When I was conducting research for my book, 13 Things Mentally Strong Women Don’t Do, I wanted to uncover the reasons why women are more likely to engage in specific unhealthy habits that rob them of mental strength. I knew many of the unhealthy habits start at a young age–so I spent a lot of time examining the research on how girls are raised differently.
Even during a time when girls are repeatedly told, “You can do anything boys can,” the message isn’t sinking in. Girls continue to internalize a message that says, “Boys are naturally more brilliant.”
A 2017 study looked at 400 children between the ages of 5 and 7. In the first experiment, children were told a story about a person who is “really, really smart.”
Then, they were given photos of two men and two women and asked to identify which person they thought the story was about. The people in the photos appeared to be the same age, equally happy, and dressed professionally.
At age 5, both girls and boys were most likely to identify someone with the same gender, meaning boys picked men and girls picked women as the person they thought was “really, really smart.”
By age 6 and 7, girls were “significantly less likely” to pick women. Both boys and girls chose a man as the person who was most likely “really, really smart.”
In the second part of the study, children were given a choice of two board games to play. One was for “children who are really, really smart,” and the other was for “children who try really, really hard.”
At age 5, girls and boys were equally likely to play the game for smart ids. But at ages 6 and 7, the girls were more likely to opt for the one for kids who try hard while the boys still requested the game for kids who are smart.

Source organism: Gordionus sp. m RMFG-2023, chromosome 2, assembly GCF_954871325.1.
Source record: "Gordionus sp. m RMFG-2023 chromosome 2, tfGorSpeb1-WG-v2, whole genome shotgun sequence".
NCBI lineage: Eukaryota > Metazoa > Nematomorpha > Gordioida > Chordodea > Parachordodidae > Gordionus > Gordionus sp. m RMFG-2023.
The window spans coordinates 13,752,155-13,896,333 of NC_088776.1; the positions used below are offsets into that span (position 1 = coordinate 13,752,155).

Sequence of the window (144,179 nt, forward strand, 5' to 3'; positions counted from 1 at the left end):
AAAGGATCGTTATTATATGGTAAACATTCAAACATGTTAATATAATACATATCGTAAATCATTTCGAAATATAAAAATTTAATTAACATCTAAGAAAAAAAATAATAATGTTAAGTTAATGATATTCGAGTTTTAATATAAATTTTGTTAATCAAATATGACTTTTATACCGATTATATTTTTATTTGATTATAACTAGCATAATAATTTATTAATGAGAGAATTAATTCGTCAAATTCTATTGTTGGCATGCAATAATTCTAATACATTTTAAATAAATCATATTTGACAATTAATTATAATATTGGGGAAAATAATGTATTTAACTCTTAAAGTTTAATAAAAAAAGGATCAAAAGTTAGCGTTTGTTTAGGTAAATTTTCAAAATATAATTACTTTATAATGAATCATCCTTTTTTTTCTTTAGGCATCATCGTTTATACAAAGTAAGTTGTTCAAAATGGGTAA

So what happens to little girls between the ages of 5 and 7 that cause their beliefs to shift so sharply? It happens to be the timeframe when they start school.
Perhaps all of the scientists, astronauts, and historical figures they learn about are men–which sets the stage for their belief that men must be brilliant.
This may be one of the reasons why it’s tough to attract women to STEM careers–girls grow up believing men are naturally more brilliant.
So how do we prevent girls from developing self-limiting beliefs? The notion that women don’t quite measure up is deeply engrained in our culture and telling girls they’re good enough only scratches the surface.
We’re starting to see some examples of this. For example, toy manufacturer Mattel has tried to change Barbie’s image in recent years by launching the “You can be anything” campaign that shows Barbie can be veterinarians, professors, and paleontologists.
Changing the type of toys we market to girls is one step in the right direction. But we need to do a lot more.
One big issue we need to tackle is the media girls are consuming. Magazines for adolescent girls focus almost solely on make-up advice and weight loss tips. And social media can give them a skewed sense of what’s really important in life.
And, we need to make sure girls are exposed to brilliant, successful, strong women. Perhaps if girls saw more examples of female engineers, physicians, and scientists, they might be more likely to believe that women are brilliant too.
Originally published on Inc.
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